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Inge Broverman



Training Location(s):

PhD, Clark Univeristy, (1961)

Primary Affiliation(s):

Fielding Graduate Institute, (1985-1996)

University of Massachusetts Medical School, (1978-1985)

Media Links:



Career Focus: Sex-role stereotyping; clinical psychology; clinical diagnostics; psychiatry.


Inge Komers was born in Vienna in 1931 and immigrated to the United States shortly after the Second World War. She lived and studied in Worcester Massachusetts for much of her life, and it was most likely during her time at Clark University, where she earned her PhD in 1961, that she met her husband Donald Broverman. Following her graduate work, Inge, along with Donald, took a research position at Worcester State Hospital. The couple remained there until 1978.


At Worcester State Hospital Broverman began her work on clinical diagnoses and sex-role stereotyping. In 1968, she and her colleagues published a study that considered how college students described their self-concept in relation to sex-roles. Using a stereotype questionnaire that asked several bipolar questions (participants were asked to rate themselves between two extremes such as, for example, "not at all aggressive" and "very aggressive"), Broverman examined how responses to the questionnaire related to sex-role stereotypes. The study showed that the responses given by the students supported the idea that, despite the changes brought about by events such as the women's movement, men and women still saw themselves as fulfilling specific sex-role stereotypes. In other words, men saw themselves as more confident and aggressive, while women considered themselves to be more gentle and quiet.


Shortly following this study, Broverman extended the research to another area that interested her a great deal. She wanted to see how these sex-role stereotypes and self-concepts impacted clinicians and their diagnostic and treatment practices. In what is perhaps her best known piece of work, Broverman and her colleagues set out to determine how sex influenced a clinician's definition of a psychologically healthy adult. Broverman asked 79 mental health professionals, including psychologists, psychiatrists and social workers, to use the stereotype questionnaire used in the college student study to describe a mature, healthy adult. Some of the participants were asked only to describe a male, others a female, and the rest were asked to describe a healthy adult with an unspecified sex. The results indicated that participants believed that a healthy adult and a healthy male shared virtually all the same characteristics. A healthy female, however, was thought to possess different qualities. The adults and males were said to share a "competence cluster" of traits such as confidence and independence, while women had a "warmth-expressiveness cluster" that described kindness and concern for others. This put women in a situation where, if they demonstrated those traits considered healthy for a woman, they were simultaneously classified as an unhealthy, psychologically immature adult.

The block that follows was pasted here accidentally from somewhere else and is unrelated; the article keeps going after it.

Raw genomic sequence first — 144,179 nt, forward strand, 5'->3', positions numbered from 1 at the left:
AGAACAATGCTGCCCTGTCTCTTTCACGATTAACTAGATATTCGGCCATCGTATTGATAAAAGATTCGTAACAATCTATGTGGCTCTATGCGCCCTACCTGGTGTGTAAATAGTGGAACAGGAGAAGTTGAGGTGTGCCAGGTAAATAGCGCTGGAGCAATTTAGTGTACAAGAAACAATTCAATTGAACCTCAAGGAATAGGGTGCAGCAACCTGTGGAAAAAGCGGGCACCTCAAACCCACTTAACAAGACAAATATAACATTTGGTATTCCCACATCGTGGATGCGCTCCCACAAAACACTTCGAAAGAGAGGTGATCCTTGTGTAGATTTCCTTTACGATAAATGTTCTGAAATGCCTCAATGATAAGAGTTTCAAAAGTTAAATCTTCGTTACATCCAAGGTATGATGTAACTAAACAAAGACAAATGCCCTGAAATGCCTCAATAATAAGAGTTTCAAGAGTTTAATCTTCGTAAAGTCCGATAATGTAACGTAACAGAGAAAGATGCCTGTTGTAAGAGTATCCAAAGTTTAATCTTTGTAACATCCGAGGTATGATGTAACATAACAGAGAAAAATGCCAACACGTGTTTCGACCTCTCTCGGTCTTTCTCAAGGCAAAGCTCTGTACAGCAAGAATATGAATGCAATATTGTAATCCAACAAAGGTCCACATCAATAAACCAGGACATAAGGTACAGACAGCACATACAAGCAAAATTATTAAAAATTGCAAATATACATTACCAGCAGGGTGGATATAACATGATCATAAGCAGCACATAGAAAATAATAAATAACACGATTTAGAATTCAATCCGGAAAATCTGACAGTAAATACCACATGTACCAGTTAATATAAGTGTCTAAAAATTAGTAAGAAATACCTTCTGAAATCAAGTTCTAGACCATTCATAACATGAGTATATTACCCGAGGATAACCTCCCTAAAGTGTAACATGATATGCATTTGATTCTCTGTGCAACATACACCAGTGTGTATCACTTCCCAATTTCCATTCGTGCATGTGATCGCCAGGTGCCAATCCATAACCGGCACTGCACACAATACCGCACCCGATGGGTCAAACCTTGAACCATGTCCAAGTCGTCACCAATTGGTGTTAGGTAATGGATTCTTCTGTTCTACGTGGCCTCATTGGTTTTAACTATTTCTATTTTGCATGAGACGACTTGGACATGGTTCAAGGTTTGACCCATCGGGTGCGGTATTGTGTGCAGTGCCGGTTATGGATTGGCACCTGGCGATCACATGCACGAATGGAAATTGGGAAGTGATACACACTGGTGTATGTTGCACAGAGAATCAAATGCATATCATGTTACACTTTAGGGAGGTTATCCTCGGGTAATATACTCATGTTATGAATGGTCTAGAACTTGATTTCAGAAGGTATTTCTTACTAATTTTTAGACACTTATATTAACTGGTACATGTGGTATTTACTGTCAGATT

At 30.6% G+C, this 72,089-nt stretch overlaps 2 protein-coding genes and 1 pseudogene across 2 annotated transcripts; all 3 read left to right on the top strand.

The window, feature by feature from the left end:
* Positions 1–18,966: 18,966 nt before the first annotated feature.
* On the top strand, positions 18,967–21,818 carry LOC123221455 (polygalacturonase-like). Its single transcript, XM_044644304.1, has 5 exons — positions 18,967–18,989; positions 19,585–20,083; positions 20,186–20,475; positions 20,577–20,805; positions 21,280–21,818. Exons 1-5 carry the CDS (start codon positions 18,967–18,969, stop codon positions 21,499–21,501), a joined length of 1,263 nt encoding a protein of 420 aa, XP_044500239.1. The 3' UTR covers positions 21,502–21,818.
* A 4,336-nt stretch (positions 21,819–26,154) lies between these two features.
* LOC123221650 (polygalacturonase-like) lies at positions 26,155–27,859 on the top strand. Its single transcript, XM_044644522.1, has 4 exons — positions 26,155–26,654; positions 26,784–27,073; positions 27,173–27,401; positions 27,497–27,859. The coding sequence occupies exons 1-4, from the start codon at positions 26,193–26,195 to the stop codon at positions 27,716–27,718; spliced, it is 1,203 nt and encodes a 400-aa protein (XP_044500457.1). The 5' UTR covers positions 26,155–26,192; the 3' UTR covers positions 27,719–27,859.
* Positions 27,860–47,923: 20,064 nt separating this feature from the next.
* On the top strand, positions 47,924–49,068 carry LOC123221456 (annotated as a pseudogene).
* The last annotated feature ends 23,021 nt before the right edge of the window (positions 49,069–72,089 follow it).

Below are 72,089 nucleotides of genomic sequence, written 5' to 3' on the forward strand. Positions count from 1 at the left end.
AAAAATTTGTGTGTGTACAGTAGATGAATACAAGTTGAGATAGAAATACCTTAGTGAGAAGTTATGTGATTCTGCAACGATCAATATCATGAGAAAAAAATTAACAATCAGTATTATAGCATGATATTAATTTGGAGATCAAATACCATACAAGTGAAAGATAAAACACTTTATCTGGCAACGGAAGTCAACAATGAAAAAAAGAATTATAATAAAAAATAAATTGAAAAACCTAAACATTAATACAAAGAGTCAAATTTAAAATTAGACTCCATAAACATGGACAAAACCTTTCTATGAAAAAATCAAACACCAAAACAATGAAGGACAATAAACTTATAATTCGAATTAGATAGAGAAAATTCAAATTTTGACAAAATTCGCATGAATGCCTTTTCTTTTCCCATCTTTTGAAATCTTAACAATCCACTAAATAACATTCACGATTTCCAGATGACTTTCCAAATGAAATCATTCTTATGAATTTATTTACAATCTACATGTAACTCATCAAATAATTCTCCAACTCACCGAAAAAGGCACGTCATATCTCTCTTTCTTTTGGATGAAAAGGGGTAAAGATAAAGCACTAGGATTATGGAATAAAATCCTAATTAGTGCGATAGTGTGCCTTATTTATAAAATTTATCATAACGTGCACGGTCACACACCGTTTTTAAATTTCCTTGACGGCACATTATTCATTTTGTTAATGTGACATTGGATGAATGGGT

The results of this study were taken up widely and have been highly cited in the decades since to highlight issues of gender bias in diagnosis and treatment. Broverman et al.'s work appeared to show that it was not only an individual's self-concept that adhered to sex-role stereotypes, but also the beliefs of mental health professionals. The study has since been heavily critiqued on methodological grounds, including the concern that the findings were produced artifactually as a function of the higher proportion of socially desirable male attributes included in the item pool. Nonetheless, it struck a cultural chord at a time when the mental health profession was male-dominated and contemporaneous works like Phyllis Chesler's Women and Madness were calling attention to the intense sexism in the field.


In 1978, Broverman decided to leave her position at Worcester State Hospital. From there, she went on to become an associate professor at the University of Massachusetts Medical School, where she remained until the early 1980s. In 1985, Broverman was offered the position of associate dean of the psychology department at the Fielding Graduate University (formerly the Fielding Graduate Institute) in Santa Barbara, California. She remained on staff at Fielding until her death in 1996. She died of cancer at the age of 65.


by Meghan George (2011)

To cite this article, see Credits

Selected Works:

By Inge Broverman

Phillips, L., Broverman, I. K. & Zigler, E. (1966). Social competence and psychiatric diagnosis. Journal of Abnormal Psychology, 71(3), 209-214.


Rosenkrantz, P., Vogel, S., Bee, H., Broverman, I. & Broverman, D. M. (1968). Sex-role stereotypes and self-concepts in college students. Journal of Consulting and Clinical Psychology, 32(3), 287-295.


Broverman, I. K., Broverman, D. M., Clarkson, F. E., Rosenkrantz, P. S. & Vogel, S. R. (1970). Sex-role stereotypes and clinical judgments of mental health. Journal of Consulting and Clinical Psychology, 34(1), 1-7.


Vogel, S. R., Rosenkrantz, P. S., Broverman, I. K., Broverman, D. M. & Clarkson, F. E. (1975). Sex-role self-concepts and life style plans for young women. Journal of Consulting and Clinical Psychology, 43(3), 427.


Vogel, W., Peterson, L. E. & Broverman, I. K. (1982). A modification of Rachman's habituation technique for treatment of the obsessive-compulsive disorder. Research and Therapy, 20(2), 101-104. 


About Inge Broverman

Saxon, W. (1996, August 25). Dr. Inge K. Broverman, 65; Studied sexual stereotyping. New York Times.